I read somewhere that—after death of a child and divorce—having your home burn down is the third worst tragedy a person can experience. This makes me wonder whether I’m actually qualified to do my job.
Sure, I can get on a plane and fly to your burned-down home and count, list and describe whatever I can still recognize of your charred belongings. But I lack formal training in grief counseling, or in identifying the difference between Queen Anne legs and Bun Feet, and have only recently discovered there’s such a thing as a Queen Anne Bun Foot. After three years, I’m nearing competency with the inanimate objects, it’s with the animate ones—the ones who crumple down sobbing onto a pile of the scorched remains of their former lives—that my disaster recovery efforts are seriously substandard.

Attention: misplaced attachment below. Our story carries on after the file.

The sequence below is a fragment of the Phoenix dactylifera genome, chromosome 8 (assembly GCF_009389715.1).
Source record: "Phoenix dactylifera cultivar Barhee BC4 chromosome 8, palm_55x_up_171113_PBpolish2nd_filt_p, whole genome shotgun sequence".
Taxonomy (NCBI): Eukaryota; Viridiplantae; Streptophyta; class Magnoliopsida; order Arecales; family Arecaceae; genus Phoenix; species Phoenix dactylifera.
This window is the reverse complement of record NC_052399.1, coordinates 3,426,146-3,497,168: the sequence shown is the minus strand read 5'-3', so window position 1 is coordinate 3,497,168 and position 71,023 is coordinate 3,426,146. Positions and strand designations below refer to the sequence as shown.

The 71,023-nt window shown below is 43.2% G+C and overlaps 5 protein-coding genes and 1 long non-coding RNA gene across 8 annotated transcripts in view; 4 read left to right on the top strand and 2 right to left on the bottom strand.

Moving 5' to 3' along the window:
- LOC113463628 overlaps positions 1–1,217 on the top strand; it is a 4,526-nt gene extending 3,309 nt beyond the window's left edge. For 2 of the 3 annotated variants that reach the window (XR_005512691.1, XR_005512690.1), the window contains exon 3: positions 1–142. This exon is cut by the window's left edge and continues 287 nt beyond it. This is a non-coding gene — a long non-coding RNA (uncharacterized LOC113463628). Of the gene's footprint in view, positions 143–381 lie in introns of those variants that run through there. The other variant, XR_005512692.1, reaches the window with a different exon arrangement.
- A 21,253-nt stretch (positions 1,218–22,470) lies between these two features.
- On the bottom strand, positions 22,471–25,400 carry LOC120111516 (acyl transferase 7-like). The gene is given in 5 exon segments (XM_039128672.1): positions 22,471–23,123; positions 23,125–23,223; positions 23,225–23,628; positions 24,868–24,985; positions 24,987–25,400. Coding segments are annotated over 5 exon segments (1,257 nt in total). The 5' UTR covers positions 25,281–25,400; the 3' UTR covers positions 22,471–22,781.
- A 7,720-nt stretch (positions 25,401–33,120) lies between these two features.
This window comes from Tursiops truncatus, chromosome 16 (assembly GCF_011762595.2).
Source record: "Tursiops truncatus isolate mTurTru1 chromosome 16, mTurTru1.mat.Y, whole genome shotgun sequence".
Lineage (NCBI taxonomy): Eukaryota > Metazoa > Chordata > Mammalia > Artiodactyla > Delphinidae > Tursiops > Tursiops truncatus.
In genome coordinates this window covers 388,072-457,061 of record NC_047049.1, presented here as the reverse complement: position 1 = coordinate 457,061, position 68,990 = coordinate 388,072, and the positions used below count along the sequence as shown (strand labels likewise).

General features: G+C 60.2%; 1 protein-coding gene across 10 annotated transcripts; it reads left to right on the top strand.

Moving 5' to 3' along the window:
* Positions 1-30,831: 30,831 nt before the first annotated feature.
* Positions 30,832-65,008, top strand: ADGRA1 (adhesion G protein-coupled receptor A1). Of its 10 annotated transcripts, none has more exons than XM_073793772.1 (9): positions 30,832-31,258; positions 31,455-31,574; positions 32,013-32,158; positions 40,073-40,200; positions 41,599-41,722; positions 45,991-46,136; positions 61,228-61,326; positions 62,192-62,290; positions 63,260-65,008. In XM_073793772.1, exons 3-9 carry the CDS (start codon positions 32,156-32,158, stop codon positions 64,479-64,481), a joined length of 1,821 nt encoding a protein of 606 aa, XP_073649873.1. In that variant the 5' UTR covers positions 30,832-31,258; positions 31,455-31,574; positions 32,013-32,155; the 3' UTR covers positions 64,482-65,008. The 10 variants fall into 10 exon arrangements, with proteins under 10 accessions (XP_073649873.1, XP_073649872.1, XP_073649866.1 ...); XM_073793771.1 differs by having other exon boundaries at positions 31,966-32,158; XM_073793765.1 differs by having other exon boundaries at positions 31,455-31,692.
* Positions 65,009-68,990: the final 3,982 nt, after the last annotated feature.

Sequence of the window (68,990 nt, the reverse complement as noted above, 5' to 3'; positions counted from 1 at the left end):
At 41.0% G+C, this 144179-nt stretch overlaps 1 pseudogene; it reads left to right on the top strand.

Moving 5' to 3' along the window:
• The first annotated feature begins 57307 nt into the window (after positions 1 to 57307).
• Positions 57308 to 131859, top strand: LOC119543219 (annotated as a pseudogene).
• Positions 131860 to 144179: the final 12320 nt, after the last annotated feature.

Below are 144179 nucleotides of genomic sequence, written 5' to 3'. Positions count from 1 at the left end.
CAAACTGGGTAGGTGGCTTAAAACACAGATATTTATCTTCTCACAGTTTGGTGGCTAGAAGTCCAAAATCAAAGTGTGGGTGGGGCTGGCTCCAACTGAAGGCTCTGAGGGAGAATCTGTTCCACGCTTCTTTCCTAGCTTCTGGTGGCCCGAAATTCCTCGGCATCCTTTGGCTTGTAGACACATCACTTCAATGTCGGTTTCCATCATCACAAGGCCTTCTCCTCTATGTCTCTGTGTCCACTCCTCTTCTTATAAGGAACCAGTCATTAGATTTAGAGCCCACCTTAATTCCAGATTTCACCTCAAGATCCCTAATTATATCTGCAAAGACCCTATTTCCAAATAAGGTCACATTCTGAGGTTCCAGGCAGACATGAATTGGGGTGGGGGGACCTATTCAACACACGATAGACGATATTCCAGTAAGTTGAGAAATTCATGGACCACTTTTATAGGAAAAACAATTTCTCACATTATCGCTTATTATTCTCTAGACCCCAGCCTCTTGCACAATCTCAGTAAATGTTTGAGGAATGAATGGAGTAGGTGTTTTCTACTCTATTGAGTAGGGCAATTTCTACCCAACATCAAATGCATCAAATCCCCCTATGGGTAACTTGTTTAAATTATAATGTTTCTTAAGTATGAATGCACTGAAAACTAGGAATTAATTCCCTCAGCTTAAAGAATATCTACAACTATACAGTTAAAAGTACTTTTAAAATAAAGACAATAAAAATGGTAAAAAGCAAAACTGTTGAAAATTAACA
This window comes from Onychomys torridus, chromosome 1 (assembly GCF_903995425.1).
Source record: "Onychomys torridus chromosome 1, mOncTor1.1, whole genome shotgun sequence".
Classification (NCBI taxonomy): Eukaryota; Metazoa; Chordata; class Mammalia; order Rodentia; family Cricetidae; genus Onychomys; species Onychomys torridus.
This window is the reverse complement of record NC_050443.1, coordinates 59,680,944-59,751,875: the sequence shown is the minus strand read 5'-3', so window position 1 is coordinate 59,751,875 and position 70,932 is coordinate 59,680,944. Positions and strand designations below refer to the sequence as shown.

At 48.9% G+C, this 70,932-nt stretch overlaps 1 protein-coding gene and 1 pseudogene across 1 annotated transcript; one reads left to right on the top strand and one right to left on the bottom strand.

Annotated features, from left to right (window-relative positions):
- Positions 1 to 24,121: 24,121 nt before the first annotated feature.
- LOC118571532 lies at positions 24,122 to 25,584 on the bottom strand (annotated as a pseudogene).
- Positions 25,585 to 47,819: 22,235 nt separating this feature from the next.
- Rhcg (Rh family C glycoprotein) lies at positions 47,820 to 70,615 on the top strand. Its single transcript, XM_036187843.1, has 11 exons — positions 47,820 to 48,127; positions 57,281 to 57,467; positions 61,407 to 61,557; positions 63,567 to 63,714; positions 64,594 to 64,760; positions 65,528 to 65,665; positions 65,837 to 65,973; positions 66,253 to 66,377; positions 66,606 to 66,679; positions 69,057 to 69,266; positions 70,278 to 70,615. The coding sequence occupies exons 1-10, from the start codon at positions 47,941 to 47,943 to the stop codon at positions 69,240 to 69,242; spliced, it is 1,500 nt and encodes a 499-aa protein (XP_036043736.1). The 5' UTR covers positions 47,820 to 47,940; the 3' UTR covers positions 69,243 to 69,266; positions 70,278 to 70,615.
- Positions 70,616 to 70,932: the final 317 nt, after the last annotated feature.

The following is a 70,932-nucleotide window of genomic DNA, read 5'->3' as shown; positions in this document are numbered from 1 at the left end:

The easiest way to come through for people is to find, say, their baby book, wipe some soot off it and set it aside in a secure location. They’re always thankful; I’m almost a hero for taking the extra forty seconds to handle something with the slightest bit of care, instead of recording it as “hardcover photo album, 50 pages,” and tossing it into the growing pile behind me.
But I don’t know where to put the people’s emotions, or how to handle them. One woman had her house burn down twice in the same year—the second time, almost a year to the date of her first fire, just a day after she’d moved in all of her new furniture. Another woman’s house burned completely to the ground the same week her husband of forty years left her for a twenty-four year-old. A week later, her son crashed her only car.